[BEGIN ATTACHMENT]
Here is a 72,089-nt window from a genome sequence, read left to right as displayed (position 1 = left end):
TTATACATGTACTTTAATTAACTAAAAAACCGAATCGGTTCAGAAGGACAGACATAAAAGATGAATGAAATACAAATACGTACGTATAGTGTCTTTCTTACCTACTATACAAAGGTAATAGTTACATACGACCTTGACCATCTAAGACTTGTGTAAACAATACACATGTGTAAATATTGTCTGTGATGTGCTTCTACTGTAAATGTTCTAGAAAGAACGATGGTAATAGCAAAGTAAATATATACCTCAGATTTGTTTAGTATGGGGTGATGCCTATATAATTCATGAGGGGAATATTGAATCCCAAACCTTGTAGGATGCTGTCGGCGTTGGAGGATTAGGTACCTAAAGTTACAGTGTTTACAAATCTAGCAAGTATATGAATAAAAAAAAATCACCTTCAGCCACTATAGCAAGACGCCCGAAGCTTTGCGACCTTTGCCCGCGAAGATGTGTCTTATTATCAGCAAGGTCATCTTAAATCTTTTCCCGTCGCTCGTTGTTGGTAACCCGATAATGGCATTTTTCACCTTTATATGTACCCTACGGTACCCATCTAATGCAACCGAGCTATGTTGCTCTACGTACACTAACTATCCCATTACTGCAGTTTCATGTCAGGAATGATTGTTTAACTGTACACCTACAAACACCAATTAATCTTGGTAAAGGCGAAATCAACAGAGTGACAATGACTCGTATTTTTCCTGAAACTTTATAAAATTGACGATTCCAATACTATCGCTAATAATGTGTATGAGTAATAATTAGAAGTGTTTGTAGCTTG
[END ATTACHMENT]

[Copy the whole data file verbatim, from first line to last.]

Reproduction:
Here is a 72,089-nt window from a genome sequence, read left to right as displayed (position 1 = left end):
TTATACATGTACTTTAATTAACTAAAAAACCGAATCGGTTCAGAAGGACAGACATAAAAGATGAATGAAATACAAATACGTACGTATAGTGTCTTTCTTACCTACTATACAAAGGTAATAGTTACATACGACCTTGACCATCTAAGACTTGTGTAAACAATACACATGTGTAAATATTGTCTGTGATGTGCTTCTACTGTAAATGTTCTAGAAAGAACGATGGTAATAGCAAAGTAAATATATACCTCAGATTTGTTTAGTATGGGGTGATGCCTATATAATTCATGAGGGGAATATTGAATCCCAAACCTTGTAGGATGCTGTCGGCGTTGGAGGATTAGGTACCTAAAGTTACAGTGTTTACAAATCTAGCAAGTATATGAATAAAAAAAAATCACCTTCAGCCACTATAGCAAGACGCCCGAAGCTTTGCGACCTTTGCCCGCGAAGATGTGTCTTATTATCAGCAAGGTCATCTTAAATCTTTTCCCGTCGCTCGTTGTTGGTAACCCGATAATGGCATTTTTCACCTTTATATGTACCCTACGGTACCCATCTAATGCAACCGAGCTATGTTGCTCTACGTACACTAACTATCCCATTACTGCAGTTTCATGTCAGGAATGATTGTTTAACTGTACACCTACAAACACCAATTAATCTTGGTAAAGGCGAAATCAACAGAGTGACAATGACTCGTATTTTTCCTGAAACTTTATAAAATTGACGATTCCAATACTATCGCTAATAATGTGTATGAGTAATAATTAGAAGTGTTTGTAGCTTG